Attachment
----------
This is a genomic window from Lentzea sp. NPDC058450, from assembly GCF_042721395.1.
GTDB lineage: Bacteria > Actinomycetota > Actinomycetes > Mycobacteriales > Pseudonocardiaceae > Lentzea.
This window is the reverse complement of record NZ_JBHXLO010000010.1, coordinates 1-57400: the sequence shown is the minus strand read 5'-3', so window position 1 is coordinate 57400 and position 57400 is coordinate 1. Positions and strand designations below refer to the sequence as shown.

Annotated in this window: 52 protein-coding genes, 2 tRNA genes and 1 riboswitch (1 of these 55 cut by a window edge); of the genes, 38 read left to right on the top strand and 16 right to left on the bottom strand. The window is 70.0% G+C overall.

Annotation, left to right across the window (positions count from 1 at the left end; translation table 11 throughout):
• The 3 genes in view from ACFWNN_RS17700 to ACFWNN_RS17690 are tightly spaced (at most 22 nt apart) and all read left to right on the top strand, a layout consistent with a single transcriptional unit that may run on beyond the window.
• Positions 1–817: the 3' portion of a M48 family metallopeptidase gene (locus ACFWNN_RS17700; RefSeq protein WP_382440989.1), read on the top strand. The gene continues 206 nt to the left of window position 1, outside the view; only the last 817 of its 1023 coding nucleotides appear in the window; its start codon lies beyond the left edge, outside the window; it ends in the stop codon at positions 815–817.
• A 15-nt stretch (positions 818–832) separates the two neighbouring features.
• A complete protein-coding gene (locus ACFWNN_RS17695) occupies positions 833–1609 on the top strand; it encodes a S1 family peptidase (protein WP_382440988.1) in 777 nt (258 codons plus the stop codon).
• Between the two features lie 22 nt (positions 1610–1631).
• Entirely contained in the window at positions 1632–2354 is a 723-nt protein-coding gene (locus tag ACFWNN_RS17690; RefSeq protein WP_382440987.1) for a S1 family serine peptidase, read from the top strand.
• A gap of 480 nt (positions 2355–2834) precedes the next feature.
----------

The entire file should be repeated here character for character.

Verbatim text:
This is a genomic window from Lentzea sp. NPDC058450, from assembly GCF_042721395.1.
GTDB lineage: Bacteria > Actinomycetota > Actinomycetes > Mycobacteriales > Pseudonocardiaceae > Lentzea.
This window is the reverse complement of record NZ_JBHXLO010000010.1, coordinates 1-57400: the sequence shown is the minus strand read 5'-3', so window position 1 is coordinate 57400 and position 57400 is coordinate 1. Positions and strand designations below refer to the sequence as shown.

Annotated in this window: 52 protein-coding genes, 2 tRNA genes and 1 riboswitch (1 of these 55 cut by a window edge); of the genes, 38 read left to right on the top strand and 16 right to left on the bottom strand. The window is 70.0% G+C overall.

Annotation, left to right across the window (positions count from 1 at the left end; translation table 11 throughout):
• The 3 genes in view from ACFWNN_RS17700 to ACFWNN_RS17690 are tightly spaced (at most 22 nt apart) and all read left to right on the top strand, a layout consistent with a single transcriptional unit that may run on beyond the window.
• Positions 1–817: the 3' portion of a M48 family metallopeptidase gene (locus ACFWNN_RS17700; RefSeq protein WP_382440989.1), read on the top strand. The gene continues 206 nt to the left of window position 1, outside the view; only the last 817 of its 1023 coding nucleotides appear in the window; its start codon lies beyond the left edge, outside the window; it ends in the stop codon at positions 815–817.
• A 15-nt stretch (positions 818–832) separates the two neighbouring features.
• A complete protein-coding gene (locus ACFWNN_RS17695) occupies positions 833–1609 on the top strand; it encodes a S1 family peptidase (protein WP_382440988.1) in 777 nt (258 codons plus the stop codon).
• Between the two features lie 22 nt (positions 1610–1631).
• Entirely contained in the window at positions 1632–2354 is a 723-nt protein-coding gene (locus tag ACFWNN_RS17690; RefSeq protein WP_382440987.1) for a S1 family serine peptidase, read from the top strand.
• A gap of 480 nt (positions 2355–2834) precedes the next feature.